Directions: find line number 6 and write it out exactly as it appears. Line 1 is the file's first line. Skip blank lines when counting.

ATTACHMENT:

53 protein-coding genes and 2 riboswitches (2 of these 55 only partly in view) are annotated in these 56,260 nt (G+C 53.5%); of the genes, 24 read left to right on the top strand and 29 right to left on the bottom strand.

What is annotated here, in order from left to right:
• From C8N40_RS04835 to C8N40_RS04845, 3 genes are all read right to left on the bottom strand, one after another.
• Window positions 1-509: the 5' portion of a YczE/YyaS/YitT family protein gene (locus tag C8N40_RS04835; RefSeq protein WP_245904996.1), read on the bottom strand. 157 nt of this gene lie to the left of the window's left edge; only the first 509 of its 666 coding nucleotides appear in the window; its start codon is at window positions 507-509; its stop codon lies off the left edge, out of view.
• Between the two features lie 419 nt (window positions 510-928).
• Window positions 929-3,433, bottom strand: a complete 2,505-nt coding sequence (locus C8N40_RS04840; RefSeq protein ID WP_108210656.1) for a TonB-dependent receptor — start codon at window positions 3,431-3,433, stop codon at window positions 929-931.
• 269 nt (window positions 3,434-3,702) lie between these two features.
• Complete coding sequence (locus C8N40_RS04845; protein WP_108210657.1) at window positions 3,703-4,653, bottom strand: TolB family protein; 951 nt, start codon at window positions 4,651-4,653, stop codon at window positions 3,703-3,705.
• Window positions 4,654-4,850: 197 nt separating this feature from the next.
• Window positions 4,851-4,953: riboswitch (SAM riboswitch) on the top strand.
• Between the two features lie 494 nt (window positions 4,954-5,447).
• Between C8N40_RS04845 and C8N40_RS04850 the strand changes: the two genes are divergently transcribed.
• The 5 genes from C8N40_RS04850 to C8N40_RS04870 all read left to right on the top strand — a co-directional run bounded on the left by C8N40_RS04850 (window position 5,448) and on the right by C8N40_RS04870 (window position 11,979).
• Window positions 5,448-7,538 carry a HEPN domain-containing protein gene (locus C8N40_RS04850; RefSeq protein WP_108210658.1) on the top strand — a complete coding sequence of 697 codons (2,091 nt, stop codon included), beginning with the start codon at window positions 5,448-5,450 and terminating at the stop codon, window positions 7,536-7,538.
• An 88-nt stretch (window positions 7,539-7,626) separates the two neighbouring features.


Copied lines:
• Window positions 929-3,433, bottom strand: a complete 2,505-nt coding sequence (locus C8N40_RS04840; RefSeq protein ID WP_108210656.1) for a TonB-dependent receptor — start codon at window positions 3,431-3,433, stop codon at window positions 929-931.